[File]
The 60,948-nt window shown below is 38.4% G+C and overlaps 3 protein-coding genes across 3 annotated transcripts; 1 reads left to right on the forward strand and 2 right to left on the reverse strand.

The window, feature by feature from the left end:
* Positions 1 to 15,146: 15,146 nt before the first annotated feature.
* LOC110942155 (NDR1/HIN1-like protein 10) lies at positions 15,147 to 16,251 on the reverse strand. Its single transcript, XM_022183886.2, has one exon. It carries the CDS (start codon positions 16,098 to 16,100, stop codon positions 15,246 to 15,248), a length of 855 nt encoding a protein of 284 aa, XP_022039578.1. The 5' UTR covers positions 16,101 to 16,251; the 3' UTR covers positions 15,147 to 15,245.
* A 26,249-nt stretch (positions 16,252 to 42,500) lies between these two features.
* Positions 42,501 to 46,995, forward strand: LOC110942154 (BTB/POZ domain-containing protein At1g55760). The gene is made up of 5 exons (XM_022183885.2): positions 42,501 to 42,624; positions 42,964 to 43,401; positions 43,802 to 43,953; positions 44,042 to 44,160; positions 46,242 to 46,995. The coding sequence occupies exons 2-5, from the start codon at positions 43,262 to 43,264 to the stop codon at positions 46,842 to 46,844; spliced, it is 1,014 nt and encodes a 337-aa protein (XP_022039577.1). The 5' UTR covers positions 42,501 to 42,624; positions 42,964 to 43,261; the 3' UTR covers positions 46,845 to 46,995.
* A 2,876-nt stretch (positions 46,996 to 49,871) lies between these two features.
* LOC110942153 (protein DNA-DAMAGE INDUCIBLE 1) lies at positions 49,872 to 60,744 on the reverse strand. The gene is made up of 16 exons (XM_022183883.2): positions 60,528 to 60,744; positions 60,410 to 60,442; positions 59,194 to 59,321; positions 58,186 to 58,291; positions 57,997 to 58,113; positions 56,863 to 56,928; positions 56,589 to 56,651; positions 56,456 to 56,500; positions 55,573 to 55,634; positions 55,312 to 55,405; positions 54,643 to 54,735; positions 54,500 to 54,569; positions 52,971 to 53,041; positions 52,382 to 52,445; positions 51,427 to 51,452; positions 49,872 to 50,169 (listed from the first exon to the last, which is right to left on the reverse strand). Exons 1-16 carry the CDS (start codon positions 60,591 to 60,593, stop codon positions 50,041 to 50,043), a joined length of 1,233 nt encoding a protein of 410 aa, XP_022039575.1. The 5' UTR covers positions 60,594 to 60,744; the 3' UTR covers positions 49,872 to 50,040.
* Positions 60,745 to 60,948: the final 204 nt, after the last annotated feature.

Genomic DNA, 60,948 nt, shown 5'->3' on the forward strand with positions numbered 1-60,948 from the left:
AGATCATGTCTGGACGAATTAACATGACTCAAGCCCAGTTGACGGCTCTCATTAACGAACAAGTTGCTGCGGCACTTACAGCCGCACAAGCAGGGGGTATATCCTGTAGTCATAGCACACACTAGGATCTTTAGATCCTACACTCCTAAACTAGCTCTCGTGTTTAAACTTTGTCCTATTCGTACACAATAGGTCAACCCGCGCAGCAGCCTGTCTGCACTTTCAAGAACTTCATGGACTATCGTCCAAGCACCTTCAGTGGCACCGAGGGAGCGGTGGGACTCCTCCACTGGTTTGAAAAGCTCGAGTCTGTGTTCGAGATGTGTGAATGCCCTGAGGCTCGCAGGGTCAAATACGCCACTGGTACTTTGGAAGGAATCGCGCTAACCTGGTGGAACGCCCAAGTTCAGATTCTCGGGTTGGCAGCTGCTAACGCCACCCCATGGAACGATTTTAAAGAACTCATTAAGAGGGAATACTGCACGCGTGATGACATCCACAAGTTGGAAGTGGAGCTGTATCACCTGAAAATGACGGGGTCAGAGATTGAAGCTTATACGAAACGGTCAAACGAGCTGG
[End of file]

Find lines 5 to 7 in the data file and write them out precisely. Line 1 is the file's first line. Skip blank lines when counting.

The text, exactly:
* A 26,249-nt stretch (positions 16,252 to 42,500) lies between these two features.
* Positions 42,501 to 46,995, forward strand: LOC110942154 (BTB/POZ domain-containing protein At1g55760). The gene is made up of 5 exons (XM_022183885.2): positions 42,501 to 42,624; positions 42,964 to 43,401; positions 43,802 to 43,953; positions 44,042 to 44,160; positions 46,242 to 46,995. The coding sequence occupies exons 2-5, from the start codon at positions 43,262 to 43,264 to the stop codon at positions 46,842 to 46,844; spliced, it is 1,014 nt and encodes a 337-aa protein (XP_022039577.1). The 5' UTR covers positions 42,501 to 42,624; positions 42,964 to 43,261; the 3' UTR covers positions 46,845 to 46,995.
* A 2,876-nt stretch (positions 46,996 to 49,871) lies between these two features.